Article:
Thoughts on well-being, sustainability and those things that constitute a good life beyond consumption.

Monday, August 22, 2011

Musing on Hog Island


Being here at Hog Island

reminds me of my home, my place

where I grew up on the shores of Lake Superior.

I am a water person.

Not the type who spends time

lying on the beach or riding on power boats.

I love the craggy, irregular shorelines

where spruce and white pine and birch

bow down to pay their respects to the vast blue.

Being here with the Osprey family

behind the kitchen, outside my bedroom,

reminds me of a former colleague.

He retired before I had the opportunity

to talk to him about his project.

The one that reintroduced Osprey into Pennsylvania.

And now I know

of Steve Kress and Project Puffin

and other seabird restoration projects.

I recently reviewed data,

50 years of it from a hawk watch near home.

The positive impact of banning DDT was clear.

The age distribution, the numbers

of migrating Bald Eagles and Osprey

are better now, so I am hopeful today.

Being here, I think of people

who saved this island and other special places.

A family linked to Henry David

who saved the work of a great poet, Emily.

I am intrigued by the picture

of Millicent Todd Bingham and Rachel Carson

and the ties to Audubon.

What would have been lost

if Rachel hadn’t written about the silence of spring?

Did Scott Weidensaul inspire the flyway initiative?

Lately, I have been reading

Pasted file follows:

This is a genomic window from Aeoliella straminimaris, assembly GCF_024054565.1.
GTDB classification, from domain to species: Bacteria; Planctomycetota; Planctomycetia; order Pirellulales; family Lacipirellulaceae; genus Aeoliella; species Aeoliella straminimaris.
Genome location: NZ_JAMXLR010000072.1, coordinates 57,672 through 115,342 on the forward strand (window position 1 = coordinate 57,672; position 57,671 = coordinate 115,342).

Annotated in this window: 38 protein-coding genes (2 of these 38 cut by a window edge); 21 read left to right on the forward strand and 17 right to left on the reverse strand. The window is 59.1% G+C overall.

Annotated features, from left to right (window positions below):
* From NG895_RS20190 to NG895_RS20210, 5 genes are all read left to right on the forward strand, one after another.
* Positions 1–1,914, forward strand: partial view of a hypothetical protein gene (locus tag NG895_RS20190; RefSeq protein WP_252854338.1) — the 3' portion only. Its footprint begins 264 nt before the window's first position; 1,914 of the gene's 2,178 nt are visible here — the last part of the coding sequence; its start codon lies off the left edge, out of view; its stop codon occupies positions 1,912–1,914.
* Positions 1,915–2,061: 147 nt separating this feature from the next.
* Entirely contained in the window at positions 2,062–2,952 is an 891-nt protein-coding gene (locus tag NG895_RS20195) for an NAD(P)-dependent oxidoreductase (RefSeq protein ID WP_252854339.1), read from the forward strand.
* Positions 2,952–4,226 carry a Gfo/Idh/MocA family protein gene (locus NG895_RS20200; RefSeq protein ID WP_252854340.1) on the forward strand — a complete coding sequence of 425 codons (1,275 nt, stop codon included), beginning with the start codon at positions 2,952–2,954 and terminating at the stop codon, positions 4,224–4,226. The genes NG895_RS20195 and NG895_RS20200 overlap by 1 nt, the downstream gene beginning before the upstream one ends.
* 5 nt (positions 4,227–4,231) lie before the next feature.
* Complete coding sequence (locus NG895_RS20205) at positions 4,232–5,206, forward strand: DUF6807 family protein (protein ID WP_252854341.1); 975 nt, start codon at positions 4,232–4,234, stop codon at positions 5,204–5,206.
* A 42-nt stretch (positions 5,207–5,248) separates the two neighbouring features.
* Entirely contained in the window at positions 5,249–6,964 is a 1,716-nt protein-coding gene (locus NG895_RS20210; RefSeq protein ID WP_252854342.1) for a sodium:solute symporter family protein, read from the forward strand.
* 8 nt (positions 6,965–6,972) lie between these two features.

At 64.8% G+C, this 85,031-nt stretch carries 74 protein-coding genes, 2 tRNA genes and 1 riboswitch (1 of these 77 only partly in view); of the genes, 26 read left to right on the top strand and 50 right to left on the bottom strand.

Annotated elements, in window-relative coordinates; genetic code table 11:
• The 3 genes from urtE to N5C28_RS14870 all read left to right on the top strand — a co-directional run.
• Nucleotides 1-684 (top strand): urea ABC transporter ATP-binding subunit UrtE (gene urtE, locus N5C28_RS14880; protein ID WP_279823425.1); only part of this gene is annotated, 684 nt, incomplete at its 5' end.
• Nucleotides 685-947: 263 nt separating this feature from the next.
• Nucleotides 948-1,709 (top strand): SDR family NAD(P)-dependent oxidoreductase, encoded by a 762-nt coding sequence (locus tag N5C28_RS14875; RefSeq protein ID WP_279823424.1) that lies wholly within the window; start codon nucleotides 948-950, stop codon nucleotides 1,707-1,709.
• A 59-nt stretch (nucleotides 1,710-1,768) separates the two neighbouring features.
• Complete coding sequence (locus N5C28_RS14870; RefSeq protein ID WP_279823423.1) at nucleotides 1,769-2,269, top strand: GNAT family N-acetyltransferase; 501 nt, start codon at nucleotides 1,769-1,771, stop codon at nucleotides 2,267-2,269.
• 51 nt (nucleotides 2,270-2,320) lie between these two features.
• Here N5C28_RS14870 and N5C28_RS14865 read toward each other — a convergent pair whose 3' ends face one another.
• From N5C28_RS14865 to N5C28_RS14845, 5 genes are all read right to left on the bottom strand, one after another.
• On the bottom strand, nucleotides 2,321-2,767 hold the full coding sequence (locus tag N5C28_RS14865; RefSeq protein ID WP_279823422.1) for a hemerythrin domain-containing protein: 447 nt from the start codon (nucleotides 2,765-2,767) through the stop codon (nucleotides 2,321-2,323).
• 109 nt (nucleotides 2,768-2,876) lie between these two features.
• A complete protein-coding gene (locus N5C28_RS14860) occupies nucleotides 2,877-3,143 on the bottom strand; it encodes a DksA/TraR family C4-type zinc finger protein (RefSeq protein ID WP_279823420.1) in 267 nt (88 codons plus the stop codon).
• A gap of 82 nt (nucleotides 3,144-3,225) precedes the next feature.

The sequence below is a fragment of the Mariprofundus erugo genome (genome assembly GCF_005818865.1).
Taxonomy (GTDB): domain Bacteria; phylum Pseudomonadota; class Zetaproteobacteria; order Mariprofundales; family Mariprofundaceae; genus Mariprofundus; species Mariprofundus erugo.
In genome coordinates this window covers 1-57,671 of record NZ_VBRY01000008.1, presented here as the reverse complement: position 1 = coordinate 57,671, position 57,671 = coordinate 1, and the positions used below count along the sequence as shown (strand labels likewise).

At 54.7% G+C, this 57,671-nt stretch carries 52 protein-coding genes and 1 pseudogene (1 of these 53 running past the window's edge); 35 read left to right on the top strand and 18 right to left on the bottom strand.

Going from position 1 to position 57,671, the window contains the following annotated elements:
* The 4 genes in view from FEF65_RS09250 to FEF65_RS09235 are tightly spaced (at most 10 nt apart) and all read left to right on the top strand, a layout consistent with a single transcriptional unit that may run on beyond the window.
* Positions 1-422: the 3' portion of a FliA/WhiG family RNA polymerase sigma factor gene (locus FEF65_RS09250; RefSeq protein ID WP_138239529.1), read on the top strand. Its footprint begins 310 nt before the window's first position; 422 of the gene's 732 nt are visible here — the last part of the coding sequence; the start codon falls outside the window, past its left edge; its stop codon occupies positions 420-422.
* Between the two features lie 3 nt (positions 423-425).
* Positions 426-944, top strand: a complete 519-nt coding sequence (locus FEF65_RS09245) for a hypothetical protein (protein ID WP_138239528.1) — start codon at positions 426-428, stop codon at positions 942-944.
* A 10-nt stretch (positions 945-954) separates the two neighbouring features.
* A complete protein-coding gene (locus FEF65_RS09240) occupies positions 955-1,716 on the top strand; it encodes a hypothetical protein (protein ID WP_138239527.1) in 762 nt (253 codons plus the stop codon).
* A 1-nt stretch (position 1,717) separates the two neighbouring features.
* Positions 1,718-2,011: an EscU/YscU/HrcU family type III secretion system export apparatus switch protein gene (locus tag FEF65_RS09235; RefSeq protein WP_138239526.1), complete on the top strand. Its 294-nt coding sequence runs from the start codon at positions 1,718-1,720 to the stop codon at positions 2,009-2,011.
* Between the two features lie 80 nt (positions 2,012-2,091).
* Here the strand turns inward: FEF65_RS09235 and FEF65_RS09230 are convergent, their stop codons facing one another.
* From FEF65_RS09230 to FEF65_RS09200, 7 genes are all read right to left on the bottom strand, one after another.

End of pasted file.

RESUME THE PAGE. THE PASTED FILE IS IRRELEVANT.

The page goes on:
about nature and environmental writing

and the impact writers have had on conservation and awareness.

Bill McKibben asks what metaphors,

what type of writing we need now

For 21st century conservation, for the many threats of today?

Not Muir, Leopold, Brower or Abbey.

But who?

As I have been watching the water,

the seabirds, the intertidal pools,

I also wonder what each of us will do.

To make a difference,

To preserve a special place,

To continue the stories and provide hope for others.

Saturday, August 6, 2011

The Healing Power of Peaches

I have been a bit down lately.  Perhaps it is the sad state of political affairs in Washington.  Perhaps it is the fact that a week of August is now past and I have worked too many hours this summer instead of taking time to enjoy the season like I should.  (Don’t even get me started about how many people tell me that it must be nice that you college professors have the summer off.  Harrumph.)  Lately, even during my walks through the woods with my dog—usually a time devoted to not thinking, but simply listening, enjoying—I have been ticking off a long list of tasks that need to be done before the fall semester starts or lamenting all the projects that I once again didn’t get to.

Or maybe it isn’t politics or work at all that have caused this state of melancholy.  Perhaps it is because so many of my former students are getting married this year, and I am starting to feel like grandmother!  Or maybe it is because so many friends my age are beginning to bury their parents, or are facing death themselves.

I am usually an optimist, sometimes painfully so.  Having this trait sets you up to be disappointed, to be brought down hard, often.  Did I really believe that during the recent debt-ceiling debate/fiasco the politicians would focus on the good of the people and the country, instead of themselves and their chances of re-election?  Had I hoped that the U.S. would finally make a serious commitment to confronting an international climate change policy that would be better than the Kyoto Protocol that expires all too soon?  (Oh yeah, we didn’t sign that agreement, did we?)  Could the President at least acknowledge the atrocious situation in east Africa and the need for humanitarian aid?  And how unrealistic was my list of summer projects, anyhow?